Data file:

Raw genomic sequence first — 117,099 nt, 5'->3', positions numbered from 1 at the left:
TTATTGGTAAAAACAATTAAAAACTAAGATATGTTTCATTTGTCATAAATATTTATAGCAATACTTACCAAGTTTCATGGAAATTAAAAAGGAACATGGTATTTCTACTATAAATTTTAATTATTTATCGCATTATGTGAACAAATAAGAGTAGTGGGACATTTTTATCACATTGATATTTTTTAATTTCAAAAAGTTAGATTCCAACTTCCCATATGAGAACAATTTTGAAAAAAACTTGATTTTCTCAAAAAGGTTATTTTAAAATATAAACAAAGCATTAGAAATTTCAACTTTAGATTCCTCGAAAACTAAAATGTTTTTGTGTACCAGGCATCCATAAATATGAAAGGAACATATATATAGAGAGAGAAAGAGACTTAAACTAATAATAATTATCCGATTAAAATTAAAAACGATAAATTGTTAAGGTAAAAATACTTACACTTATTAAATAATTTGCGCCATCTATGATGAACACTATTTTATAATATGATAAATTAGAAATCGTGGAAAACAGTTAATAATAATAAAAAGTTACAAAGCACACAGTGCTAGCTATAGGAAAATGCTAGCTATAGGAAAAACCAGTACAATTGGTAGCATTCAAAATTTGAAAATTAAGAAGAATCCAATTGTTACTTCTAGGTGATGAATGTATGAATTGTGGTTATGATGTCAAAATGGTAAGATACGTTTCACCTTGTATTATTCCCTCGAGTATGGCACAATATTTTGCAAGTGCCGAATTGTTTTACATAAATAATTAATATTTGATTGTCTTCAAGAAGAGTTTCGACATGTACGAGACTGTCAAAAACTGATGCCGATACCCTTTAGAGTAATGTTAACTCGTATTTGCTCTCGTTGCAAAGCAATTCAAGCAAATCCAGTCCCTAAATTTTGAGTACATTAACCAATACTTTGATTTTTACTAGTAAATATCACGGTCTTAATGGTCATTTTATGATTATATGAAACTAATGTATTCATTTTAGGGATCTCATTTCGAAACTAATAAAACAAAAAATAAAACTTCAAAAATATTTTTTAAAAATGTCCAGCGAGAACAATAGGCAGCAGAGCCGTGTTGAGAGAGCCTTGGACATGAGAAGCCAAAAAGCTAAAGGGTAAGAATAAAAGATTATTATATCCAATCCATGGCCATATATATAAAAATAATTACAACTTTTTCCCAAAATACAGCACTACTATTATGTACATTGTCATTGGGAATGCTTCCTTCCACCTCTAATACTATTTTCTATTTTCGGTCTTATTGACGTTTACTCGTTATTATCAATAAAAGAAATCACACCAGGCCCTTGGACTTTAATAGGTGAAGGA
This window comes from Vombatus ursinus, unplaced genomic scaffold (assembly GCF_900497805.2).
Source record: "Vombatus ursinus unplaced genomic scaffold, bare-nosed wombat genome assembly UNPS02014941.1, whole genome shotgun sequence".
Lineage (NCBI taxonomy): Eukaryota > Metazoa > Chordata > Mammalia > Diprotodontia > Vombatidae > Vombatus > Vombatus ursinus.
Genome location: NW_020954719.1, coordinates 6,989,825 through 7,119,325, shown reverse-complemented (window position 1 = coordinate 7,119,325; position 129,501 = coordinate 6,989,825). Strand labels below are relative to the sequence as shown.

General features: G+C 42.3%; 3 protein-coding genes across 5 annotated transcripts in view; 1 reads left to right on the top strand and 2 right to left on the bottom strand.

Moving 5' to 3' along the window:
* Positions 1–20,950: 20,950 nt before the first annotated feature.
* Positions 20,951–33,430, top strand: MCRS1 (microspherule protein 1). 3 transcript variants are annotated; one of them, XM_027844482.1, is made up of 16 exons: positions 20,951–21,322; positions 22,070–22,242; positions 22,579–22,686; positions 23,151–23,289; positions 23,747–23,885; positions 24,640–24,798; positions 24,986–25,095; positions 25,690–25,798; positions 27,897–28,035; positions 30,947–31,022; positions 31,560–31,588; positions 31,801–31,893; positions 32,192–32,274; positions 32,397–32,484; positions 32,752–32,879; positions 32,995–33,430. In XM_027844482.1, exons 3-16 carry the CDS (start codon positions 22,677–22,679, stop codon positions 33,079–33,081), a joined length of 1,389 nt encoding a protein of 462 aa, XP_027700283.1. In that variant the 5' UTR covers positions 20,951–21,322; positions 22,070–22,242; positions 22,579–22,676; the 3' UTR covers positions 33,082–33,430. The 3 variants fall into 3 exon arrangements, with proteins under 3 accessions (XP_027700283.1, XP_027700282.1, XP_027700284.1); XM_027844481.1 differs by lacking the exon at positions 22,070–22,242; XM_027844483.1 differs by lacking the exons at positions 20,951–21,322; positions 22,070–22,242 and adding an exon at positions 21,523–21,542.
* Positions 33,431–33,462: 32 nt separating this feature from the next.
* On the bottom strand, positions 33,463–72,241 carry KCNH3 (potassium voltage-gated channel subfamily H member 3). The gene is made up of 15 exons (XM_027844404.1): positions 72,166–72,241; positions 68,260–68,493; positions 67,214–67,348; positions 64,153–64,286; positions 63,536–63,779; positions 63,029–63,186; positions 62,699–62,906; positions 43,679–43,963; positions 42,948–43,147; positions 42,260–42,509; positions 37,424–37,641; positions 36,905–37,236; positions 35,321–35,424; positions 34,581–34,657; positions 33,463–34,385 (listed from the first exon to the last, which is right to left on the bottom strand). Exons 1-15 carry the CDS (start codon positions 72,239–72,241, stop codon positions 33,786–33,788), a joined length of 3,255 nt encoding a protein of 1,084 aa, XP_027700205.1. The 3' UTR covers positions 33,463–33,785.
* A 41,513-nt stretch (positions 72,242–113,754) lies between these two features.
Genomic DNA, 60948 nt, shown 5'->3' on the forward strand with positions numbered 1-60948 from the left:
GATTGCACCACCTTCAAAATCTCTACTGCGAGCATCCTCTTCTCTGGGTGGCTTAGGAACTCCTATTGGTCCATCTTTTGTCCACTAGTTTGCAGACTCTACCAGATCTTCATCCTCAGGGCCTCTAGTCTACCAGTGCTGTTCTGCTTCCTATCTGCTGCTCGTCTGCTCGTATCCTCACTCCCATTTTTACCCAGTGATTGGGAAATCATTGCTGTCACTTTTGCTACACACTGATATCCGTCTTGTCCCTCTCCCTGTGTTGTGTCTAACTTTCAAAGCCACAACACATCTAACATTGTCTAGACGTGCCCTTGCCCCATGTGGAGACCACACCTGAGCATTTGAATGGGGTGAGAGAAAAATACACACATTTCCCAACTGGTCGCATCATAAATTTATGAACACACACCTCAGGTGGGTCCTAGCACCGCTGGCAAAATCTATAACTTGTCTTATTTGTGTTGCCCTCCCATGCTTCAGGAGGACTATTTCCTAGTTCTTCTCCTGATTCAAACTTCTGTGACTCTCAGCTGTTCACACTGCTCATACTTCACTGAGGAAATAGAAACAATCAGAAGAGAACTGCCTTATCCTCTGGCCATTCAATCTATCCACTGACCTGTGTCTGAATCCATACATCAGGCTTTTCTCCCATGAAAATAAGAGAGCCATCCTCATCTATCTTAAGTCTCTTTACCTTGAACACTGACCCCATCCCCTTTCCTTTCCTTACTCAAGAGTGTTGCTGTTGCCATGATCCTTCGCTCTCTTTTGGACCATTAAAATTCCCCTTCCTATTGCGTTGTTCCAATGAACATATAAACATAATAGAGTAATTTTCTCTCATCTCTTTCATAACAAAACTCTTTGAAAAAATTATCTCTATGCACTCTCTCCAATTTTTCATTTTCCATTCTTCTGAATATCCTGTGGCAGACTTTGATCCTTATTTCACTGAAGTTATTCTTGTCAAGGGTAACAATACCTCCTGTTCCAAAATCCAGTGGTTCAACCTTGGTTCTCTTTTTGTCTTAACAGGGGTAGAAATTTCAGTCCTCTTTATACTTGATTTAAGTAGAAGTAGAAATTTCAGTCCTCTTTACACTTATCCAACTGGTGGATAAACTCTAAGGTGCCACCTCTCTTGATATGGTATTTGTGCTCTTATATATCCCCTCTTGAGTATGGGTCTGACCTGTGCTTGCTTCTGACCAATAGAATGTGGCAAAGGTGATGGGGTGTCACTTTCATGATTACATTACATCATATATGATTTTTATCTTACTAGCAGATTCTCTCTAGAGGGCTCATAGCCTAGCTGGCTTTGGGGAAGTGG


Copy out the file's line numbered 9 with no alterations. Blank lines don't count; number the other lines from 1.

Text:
* Positions 1–20,950: 20,950 nt before the first annotated feature.